The Nature of Evil in Young Goodman Brown

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The Nature of Evil in Young Goodman Brown

In Young Goodman Brown, Nathaniel Hawthorne tells the tale of a man and his discovery of evil. Hawthorne's primary concern is with evil and how it affects Young Goodman Brown. Through the use of tone and setting, Hawthorne portrays the nature of evil and the psychological effects it can have on man. He shows how discovering the existence of evil brings Brown to view the world in a cynical way. Brown learns the nature of evil and, therefore, feels surrounded by its presence constantly.

Hawthorne creates a serious and somber tone throughout much of the story. From the start, the audience gets a sense that Brown will go through relentless agony from the devilish stranger. His diction in the opening paragraphs is a good indicator of this. He uses words such as "melancholy", "evil", "dreary", and "grave" to evoke a certain mood in the reader. There is little relief from this seriousness that would suggest that Hawthorne's attitude about the story be hopeful. Brown's attitude and actions portray a negative view of Salem and its people. He ponders the hypocrisy of the town as well as that of the Puritans. He examines the possibility that evil and corruption exist in a town that is supposedly characterized by piety and devout faith.

The story is set in seventeenth-century Salem, a time and place where sin and evil were greatly analyzed and feared. The townspeople, in their Puritan beliefs, were obsessed with the nature of sin and with finding ways to be rid of it altogether through purification of the soul. At times, people were thought to be possessed by the devil and to practice witchcraft. As punishment for these crimes, some were subjected to torturous acts or even horrible deaths. Thus, Hawthorne's choice of setting is instrumental in the development of theme.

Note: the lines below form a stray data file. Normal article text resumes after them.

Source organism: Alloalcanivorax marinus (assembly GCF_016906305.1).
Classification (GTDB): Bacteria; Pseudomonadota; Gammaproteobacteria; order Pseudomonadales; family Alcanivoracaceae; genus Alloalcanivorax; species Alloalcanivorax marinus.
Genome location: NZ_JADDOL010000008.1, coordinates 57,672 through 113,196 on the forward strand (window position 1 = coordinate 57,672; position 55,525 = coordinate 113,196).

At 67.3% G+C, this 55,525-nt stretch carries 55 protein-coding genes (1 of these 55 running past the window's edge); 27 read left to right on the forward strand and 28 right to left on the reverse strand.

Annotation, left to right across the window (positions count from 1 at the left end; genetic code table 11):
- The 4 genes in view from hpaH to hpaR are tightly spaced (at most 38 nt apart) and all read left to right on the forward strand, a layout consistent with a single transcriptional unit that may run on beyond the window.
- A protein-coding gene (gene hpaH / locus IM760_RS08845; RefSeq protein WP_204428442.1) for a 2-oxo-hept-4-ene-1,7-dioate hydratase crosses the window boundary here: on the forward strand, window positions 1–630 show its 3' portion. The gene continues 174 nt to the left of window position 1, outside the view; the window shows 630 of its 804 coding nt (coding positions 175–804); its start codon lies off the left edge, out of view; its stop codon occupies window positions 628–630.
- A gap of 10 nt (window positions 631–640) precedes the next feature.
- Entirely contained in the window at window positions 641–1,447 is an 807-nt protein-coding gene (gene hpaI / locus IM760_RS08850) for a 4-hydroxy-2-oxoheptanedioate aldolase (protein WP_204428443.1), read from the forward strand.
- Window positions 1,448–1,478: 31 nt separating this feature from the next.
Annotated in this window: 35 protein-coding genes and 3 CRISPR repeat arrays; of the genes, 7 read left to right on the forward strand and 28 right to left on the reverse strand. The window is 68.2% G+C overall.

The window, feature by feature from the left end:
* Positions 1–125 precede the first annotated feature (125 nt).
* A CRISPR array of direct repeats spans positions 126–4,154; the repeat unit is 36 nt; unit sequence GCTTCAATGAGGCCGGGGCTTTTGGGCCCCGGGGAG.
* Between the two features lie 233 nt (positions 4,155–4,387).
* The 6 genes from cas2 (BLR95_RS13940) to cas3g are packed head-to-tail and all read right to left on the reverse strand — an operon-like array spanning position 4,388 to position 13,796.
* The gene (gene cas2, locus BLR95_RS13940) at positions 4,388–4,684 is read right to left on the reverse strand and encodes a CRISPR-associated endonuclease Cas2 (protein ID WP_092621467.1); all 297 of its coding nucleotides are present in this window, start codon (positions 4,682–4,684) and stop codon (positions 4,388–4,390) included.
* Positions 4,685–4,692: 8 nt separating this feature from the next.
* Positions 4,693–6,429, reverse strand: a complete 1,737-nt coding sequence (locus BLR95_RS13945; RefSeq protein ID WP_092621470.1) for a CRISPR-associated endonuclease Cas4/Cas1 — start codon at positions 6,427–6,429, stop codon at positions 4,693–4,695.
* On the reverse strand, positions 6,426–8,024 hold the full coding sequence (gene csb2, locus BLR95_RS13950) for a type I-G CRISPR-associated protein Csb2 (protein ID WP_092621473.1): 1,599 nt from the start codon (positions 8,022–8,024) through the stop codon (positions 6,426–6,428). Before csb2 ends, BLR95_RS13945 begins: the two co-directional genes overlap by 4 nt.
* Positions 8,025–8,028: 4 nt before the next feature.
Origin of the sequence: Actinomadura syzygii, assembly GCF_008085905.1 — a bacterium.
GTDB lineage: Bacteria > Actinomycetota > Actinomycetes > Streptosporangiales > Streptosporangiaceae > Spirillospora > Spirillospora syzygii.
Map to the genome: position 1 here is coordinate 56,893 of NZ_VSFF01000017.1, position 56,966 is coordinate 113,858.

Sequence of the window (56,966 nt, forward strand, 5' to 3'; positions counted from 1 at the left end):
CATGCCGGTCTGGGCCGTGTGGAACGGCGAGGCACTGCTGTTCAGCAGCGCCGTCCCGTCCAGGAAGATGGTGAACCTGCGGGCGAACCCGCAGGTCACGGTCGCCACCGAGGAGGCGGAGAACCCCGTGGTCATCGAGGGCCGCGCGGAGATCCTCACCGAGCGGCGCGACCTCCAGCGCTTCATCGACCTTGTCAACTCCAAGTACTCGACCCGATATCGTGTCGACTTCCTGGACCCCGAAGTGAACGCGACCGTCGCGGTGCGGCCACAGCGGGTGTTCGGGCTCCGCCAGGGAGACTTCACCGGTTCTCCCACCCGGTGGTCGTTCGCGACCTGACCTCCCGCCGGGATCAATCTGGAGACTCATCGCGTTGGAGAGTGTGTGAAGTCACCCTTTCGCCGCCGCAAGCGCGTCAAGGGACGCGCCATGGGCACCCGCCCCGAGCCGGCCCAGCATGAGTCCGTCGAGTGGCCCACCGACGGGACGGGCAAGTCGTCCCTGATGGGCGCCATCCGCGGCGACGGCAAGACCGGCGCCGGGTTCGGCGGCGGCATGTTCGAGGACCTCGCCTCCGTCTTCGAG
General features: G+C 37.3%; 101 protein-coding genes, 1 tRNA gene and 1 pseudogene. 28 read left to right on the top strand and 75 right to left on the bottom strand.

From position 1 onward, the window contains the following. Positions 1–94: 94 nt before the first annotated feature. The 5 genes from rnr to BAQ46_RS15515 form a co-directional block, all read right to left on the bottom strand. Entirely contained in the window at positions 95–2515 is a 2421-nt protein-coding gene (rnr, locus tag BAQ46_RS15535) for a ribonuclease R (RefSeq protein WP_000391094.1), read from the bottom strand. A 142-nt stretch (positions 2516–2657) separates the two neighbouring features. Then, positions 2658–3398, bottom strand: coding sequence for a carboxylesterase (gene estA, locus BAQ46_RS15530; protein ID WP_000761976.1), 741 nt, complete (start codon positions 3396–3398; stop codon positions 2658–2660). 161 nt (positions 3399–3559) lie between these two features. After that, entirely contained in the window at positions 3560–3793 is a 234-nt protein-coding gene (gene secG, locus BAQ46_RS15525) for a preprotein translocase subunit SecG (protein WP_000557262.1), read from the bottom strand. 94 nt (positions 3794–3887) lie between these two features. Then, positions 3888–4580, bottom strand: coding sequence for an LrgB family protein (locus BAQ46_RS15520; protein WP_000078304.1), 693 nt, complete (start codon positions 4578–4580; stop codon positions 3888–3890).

He uses contrast as a means to portray the village as good and the forest as bad. This adds significance to the fact that Brown begins his journey in the town and proceeds then to the forest. The use of imagery captures the appearance of the forest as well as lending a sense of foreboding towards the impending evil. Hawthorne says of Brown, "He had taken a dreary road, darkened by the gloomiest trees of the forest…It was all as lonely as it could be" (2208). Immediately following this description, Brown speculates that he may not be alone in the forest. He fears that there may be a "devilish indian" or "the devil himself" in his presence (2208). He is disturbed by the fact that he "knows not who may be concealed by the innumerable trunks and the thick boughs overhead; so that with lonely footsteps he may yet be passing through an unseen multitude" (2208). This suggests to the reader that he is no longer feeling the comfort and safety he felt at home and is suspicious of what lies ahead. Brown is fearful of his mission even before leaving. However, in leaving the village, he leaves religious order, the familiarity of the scenery, and his beloved Faith. Upon entering the forest, he becomes victim to the possibility of the discovery and consequences of evil. In fact, it is in the forest where evil manifests itself to him in the form of an older man of the same dress and class as Brown. It is this experience which ultimately affects his outlook of the world.

Taken at a literal level, the story is about a man who goes on a journey to the forest and encounters various strange situations. However, the narrator is working on two levels. There are objects and characters in the story which are representative of something else. For instance, Brown's wife, Faith, represents religious faith. She also exemplifies what it means to be a good woman and wife. He worries that Faith's dreams are warnings although she is his only justification for making the evil journey. She is his hope for an ‘excellent future'. Brown describes her as, "blessed angel on earth" and promises that...
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